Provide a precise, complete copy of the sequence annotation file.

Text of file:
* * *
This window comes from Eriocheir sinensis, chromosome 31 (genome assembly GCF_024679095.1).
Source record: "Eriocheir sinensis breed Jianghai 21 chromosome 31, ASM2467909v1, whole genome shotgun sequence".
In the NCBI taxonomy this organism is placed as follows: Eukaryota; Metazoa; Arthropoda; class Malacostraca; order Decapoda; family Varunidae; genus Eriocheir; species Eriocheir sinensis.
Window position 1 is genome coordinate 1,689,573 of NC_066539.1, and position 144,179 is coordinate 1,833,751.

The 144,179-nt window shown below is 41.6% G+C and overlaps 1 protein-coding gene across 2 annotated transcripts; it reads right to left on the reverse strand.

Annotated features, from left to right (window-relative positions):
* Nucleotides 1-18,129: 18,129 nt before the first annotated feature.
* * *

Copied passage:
This window comes from Eriocheir sinensis, chromosome 31 (genome assembly GCF_024679095.1).
Source record: "Eriocheir sinensis breed Jianghai 21 chromosome 31, ASM2467909v1, whole genome shotgun sequence".
In the NCBI taxonomy this organism is placed as follows: Eukaryota; Metazoa; Arthropoda; class Malacostraca; order Decapoda; family Varunidae; genus Eriocheir; species Eriocheir sinensis.
Window position 1 is genome coordinate 1,689,573 of NC_066539.1, and position 144,179 is coordinate 1,833,751.

The 144,179-nt window shown below is 41.6% G+C and overlaps 1 protein-coding gene across 2 annotated transcripts; it reads right to left on the reverse strand.

Annotated features, from left to right (window-relative positions):
* Nucleotides 1-18,129: 18,129 nt before the first annotated feature.